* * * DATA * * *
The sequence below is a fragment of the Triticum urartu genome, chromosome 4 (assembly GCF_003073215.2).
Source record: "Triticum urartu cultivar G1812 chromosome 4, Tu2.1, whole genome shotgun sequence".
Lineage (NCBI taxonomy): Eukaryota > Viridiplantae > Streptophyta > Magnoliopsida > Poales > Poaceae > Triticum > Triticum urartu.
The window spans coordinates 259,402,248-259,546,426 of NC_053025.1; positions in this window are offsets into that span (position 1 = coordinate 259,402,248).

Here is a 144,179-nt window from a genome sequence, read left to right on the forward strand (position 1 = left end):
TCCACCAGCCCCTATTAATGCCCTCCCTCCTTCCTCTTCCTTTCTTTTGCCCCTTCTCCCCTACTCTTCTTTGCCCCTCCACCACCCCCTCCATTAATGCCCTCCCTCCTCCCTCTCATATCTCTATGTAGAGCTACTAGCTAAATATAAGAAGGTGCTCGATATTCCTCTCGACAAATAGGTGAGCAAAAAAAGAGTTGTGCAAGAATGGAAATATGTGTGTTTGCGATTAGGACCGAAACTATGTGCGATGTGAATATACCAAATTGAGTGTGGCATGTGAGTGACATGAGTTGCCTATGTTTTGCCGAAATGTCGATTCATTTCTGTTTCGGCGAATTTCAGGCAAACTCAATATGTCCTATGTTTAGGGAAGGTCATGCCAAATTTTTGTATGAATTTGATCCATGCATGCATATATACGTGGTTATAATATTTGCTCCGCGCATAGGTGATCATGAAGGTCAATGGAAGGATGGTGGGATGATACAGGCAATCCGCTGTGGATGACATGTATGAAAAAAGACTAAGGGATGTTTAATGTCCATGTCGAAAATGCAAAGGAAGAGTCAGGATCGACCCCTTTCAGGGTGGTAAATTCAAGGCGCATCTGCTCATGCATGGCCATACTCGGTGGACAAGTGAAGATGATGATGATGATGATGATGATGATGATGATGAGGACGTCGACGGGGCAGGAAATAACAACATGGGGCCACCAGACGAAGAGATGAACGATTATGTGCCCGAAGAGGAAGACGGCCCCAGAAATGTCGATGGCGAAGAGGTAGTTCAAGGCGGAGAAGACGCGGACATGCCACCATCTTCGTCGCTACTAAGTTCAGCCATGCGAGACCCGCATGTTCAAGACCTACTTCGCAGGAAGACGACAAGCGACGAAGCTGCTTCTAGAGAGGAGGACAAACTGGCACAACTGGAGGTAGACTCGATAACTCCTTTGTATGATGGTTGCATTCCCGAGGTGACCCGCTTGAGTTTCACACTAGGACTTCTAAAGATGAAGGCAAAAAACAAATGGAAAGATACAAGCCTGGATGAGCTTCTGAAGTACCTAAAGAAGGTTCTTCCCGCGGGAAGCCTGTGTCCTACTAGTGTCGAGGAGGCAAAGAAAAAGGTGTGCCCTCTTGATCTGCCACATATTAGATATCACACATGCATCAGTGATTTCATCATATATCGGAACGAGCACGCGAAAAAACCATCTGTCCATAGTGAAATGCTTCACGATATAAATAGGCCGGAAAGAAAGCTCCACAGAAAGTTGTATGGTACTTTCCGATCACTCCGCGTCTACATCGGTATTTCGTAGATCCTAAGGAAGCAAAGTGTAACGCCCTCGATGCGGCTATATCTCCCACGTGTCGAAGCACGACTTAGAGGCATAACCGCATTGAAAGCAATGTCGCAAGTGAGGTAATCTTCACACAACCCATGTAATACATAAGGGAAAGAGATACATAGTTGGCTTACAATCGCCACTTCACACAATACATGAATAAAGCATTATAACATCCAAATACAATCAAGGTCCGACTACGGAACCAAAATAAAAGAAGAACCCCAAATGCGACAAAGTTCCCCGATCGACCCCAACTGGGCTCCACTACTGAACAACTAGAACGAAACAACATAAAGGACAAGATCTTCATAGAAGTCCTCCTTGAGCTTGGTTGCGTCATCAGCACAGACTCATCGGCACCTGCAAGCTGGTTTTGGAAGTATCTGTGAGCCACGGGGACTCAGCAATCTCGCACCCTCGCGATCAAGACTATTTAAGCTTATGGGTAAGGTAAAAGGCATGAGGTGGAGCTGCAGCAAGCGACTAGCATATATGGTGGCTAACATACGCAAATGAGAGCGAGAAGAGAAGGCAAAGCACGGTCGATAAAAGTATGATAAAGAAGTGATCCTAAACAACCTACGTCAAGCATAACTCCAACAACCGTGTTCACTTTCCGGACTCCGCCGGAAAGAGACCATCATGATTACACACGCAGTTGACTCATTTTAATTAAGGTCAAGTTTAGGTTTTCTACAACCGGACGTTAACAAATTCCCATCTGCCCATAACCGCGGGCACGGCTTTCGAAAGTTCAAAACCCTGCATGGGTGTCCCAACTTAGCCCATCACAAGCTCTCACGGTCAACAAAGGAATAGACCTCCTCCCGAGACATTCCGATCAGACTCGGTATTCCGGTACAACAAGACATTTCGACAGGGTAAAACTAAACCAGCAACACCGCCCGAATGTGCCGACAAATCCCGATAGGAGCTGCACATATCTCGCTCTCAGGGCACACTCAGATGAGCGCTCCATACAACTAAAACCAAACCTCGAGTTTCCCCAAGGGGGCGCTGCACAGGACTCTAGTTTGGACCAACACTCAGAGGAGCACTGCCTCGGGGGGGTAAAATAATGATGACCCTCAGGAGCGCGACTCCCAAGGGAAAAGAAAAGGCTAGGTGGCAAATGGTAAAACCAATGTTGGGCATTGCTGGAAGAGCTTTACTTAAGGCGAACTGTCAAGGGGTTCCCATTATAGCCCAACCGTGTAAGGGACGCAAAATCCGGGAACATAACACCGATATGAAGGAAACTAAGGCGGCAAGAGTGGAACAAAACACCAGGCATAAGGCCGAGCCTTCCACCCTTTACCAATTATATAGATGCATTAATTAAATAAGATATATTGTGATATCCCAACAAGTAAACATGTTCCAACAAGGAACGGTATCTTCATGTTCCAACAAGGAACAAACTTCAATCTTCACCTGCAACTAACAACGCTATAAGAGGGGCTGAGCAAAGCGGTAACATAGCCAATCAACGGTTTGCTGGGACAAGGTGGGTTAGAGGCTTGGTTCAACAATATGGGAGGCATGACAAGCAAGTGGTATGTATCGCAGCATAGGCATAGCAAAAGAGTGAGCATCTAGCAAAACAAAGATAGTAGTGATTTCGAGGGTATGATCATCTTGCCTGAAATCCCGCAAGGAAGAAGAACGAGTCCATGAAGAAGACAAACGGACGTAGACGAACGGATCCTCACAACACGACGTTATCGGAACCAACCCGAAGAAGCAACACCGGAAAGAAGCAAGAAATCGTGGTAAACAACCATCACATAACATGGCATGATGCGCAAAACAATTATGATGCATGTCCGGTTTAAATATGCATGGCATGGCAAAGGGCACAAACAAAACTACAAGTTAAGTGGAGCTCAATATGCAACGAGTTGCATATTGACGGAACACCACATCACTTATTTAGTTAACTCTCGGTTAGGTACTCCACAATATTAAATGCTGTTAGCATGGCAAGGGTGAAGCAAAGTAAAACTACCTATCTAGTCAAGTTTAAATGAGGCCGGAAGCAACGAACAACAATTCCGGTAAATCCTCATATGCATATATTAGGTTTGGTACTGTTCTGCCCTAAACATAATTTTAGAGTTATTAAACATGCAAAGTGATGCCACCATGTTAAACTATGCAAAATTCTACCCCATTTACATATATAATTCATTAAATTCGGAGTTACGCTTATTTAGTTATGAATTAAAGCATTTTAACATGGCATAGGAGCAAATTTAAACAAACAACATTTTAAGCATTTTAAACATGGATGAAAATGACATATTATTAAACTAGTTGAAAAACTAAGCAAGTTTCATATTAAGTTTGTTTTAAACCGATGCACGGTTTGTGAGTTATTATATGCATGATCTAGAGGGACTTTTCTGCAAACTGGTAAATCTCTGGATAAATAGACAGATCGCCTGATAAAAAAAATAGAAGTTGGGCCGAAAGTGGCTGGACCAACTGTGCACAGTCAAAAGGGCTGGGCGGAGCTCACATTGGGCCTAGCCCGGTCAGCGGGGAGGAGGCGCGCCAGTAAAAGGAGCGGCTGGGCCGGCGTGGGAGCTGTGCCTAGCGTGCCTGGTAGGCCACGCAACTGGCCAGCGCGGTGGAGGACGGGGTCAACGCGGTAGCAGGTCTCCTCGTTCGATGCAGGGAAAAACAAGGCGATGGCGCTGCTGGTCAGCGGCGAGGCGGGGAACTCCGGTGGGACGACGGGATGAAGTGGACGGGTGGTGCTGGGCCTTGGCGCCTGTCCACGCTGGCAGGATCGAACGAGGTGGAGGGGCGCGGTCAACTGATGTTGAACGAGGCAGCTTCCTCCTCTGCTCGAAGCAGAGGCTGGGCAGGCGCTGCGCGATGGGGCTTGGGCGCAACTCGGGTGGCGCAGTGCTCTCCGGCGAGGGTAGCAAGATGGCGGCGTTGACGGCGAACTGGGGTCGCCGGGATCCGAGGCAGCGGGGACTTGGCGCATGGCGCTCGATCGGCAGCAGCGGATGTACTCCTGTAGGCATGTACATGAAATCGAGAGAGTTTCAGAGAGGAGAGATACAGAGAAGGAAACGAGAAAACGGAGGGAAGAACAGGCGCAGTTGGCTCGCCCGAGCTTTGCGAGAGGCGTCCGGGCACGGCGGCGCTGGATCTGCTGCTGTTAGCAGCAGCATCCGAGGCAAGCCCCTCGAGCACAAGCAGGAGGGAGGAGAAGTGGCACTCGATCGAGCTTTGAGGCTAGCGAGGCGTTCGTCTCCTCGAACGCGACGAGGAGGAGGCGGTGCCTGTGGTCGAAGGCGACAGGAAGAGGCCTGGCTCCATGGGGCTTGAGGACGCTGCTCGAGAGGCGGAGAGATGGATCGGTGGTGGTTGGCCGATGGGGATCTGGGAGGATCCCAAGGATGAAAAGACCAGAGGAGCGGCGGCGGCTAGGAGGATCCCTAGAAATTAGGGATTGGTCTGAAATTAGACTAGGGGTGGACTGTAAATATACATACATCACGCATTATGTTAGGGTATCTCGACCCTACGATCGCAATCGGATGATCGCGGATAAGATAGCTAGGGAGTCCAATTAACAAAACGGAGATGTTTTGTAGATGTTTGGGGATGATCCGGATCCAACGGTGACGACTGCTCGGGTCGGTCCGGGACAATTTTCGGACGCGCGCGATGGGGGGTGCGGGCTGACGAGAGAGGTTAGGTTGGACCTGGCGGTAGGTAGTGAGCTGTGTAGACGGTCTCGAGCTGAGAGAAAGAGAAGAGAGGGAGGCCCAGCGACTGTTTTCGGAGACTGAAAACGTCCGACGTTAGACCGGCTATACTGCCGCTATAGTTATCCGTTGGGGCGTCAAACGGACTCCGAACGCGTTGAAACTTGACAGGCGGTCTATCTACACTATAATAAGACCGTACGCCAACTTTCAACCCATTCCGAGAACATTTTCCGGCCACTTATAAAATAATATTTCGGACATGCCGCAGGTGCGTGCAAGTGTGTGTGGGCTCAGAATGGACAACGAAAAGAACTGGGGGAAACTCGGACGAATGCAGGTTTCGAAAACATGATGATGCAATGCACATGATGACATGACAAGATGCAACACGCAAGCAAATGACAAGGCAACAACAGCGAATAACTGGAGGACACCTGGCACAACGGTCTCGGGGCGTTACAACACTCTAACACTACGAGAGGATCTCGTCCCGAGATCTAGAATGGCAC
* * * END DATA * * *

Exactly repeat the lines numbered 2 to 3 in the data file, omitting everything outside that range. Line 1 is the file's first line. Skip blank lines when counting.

Source record: "Triticum urartu cultivar G1812 chromosome 4, Tu2.1, whole genome shotgun sequence".
Lineage (NCBI taxonomy): Eukaryota > Viridiplantae > Streptophyta > Magnoliopsida > Poales > Poaceae > Triticum > Triticum urartu.